Fleas in Arizona Test Positive for the Plague–Here’s What You Need to Know About it
Scary headlines proclaim the return of the killer bacterial infection. We asked an infectious disease expert to separate the hype from the facts.
Turns out the plague—or Black Death, as it was called by the Europeans who survived this fearsome killer in the Middle Ages—isn’t a disease of the past. In the last two weeks, public health officials have confirmed that fleas in two Arizona counties have tested positive for the infectious disease. The affected counties are Navajo County and Coconino County, where plague-infested fleas were found on prairie dogs near the town of Taylor, the Associated Press reported.
The news comes on the heels of three cases of the plague reported in humans in Santa Fe County, New Mexico, earlier this summer. The first case, identified in a 63-year-old man, was reported in early June. Later in the month, the New Mexico Department of Health confirmed that two women (ages 52 and 62) also had the illness. All three victims spent days in the hospital but have since been released, according to media reports.
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The plague, which is caused by the bacterium Yersinia pestis, doesn't usually make headlines, at least not in the United States. The recent infections in fleas in Arizona and in people in New Mexico raise questions—such as how do you even get the plague? And should you be worried about it? We spoke to an infectious disease specialist for answers.
What exactly is plague?
“Plague is a very virulent infectious disease that’s often transmitted from animal host to human by the bite of a flea carrying the bacteria,” explains Claire Panosian Dunavan, professor of medicine emeritus in the division of infectious diseases at the David Geffen School of Medicine at UCLA. “It can also be acquired if a human handles an infected rodent, a common reservoir for the Yersinia pestis bacterium.”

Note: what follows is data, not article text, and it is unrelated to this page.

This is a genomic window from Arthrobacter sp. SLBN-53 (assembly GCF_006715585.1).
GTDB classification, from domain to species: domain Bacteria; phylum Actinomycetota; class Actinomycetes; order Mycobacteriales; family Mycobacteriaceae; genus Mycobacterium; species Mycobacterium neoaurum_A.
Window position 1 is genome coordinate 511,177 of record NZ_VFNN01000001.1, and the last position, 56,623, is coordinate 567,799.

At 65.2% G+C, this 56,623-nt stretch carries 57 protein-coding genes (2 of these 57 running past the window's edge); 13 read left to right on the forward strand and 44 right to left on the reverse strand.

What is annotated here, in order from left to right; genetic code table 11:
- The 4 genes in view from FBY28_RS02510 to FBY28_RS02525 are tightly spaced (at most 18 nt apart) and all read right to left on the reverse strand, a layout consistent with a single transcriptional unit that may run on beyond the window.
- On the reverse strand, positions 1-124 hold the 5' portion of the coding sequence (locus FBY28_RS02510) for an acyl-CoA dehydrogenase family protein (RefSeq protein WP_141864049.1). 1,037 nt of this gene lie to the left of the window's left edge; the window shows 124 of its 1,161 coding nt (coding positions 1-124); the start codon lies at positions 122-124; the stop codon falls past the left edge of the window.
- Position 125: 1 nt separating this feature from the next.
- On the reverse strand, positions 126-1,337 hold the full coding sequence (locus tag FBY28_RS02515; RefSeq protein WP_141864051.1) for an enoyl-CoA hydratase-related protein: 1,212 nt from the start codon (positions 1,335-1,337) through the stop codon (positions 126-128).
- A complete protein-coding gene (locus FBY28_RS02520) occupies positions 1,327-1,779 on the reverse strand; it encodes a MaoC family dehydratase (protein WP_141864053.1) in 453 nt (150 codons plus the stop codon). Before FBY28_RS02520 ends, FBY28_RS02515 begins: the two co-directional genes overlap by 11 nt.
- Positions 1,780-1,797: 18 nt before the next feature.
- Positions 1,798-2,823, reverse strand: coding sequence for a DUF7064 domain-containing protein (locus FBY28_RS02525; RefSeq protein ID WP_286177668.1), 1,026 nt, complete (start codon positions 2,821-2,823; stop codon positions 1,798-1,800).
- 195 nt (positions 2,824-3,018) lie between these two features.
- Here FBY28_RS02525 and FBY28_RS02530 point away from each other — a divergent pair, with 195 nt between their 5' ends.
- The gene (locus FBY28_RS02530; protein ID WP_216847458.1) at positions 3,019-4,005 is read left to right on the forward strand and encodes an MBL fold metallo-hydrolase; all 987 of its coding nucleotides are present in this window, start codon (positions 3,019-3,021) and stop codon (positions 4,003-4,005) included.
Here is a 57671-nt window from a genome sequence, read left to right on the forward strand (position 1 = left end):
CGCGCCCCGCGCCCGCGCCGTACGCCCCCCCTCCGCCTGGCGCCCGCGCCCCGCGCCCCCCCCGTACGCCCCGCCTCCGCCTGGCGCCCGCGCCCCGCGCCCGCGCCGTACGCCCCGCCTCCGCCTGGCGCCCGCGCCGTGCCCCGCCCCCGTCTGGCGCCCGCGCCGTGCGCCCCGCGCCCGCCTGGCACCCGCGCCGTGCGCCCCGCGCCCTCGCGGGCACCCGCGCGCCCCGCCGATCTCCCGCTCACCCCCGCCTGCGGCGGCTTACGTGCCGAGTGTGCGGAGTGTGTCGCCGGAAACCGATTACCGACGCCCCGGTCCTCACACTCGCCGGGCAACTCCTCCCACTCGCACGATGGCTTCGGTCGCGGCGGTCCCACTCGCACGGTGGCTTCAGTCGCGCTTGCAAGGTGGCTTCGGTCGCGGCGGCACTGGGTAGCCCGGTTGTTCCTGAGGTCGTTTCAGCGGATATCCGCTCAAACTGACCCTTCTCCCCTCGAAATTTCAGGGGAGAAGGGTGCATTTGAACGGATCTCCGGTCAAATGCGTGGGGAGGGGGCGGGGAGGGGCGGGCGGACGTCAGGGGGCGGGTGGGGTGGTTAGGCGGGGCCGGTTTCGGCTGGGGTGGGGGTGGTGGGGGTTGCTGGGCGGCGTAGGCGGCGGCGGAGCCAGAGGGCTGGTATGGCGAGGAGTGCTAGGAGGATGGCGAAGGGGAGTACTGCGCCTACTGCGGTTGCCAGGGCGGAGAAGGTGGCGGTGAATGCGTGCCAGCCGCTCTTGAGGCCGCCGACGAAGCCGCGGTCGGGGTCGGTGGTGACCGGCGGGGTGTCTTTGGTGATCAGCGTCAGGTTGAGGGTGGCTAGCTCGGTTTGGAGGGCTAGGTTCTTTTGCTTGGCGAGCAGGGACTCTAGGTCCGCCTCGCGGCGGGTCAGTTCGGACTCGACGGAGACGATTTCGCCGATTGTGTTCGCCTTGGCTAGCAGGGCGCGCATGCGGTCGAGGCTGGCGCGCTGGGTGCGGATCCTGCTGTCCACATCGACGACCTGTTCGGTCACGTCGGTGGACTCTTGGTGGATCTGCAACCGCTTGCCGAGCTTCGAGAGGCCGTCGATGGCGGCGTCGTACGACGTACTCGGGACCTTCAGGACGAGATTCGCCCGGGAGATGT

Three types of plague infect humans: bubonic, septicemic, and pneumonic. The bubonic form is the most common type; patients develop "buboes," which are swollen, typically painful lymph glands that become inflamed near the site of the flea bite. From there, bacteria can enter the bloodstream, causing the often-lethal blood infection sepsis.
These three types of plague aren’t mutually exclusive, explains Dr. Dunavan. For example, someone may not notice that they have large buboes before the disease has progressed to their lungs, resulting in pneumonic plague. “All of these complications can occur in different patterns, it just depends on the case,” she says.
Who is at risk?
Everyone, basically—though you have to have been bitten by the bacteria-carrying flea or come into close contact with a rodent who is hosting a carrier flea. Once infected, a person will typically come down with a high fever within a day, and it’s imperative to get medical care as fast as possible, ideally within 24 hours.
Antibiotics are “the most common lifesaving interventions for plague,” says Dr. Dunavan, but they have to be administered in a short window of time or the plague can be deadly. Thanks to antibiotics, it’s unlikely a person will die from plague, if he or she sees a doctor when symptoms first appear.
What precautions should I take?
To stay safe, keep your home and workplace rodent-proof by cleaning up garbage and clutter and getting rid of old firewood, all of which could attract them. Always wear gloves if you’re handling an animal that could be infected, and use flea repellents to safeguard you and your pet if you’re out hiking or camping.
Above all, put plague in perspective, says Dr. Dunavan. “I’m all for people becoming educated about different infectious diseases, but a report reminded me that in 2015, a ‘banner year’ for plague, we had 15 cases and 4 deaths throughout the U.S.,” she says. “That’s a significant mortality rate, but the number of total cases is also quite small. In terms of what kills people day in and day out, plague is very, very rare.”
According to the Centers for Disease Control, plague strikes seven people on average in the U.S. each year, often occurring in Northern New Mexico, where Santa Fe is, as well as parts of Arizona, Colorado, California, Oregon, and Nevada. That's not to say it couldn't happen in other states. But as long as you take a few precautions and see a doctor if you have any reason to suspect you've been infected, there's no reason to panic.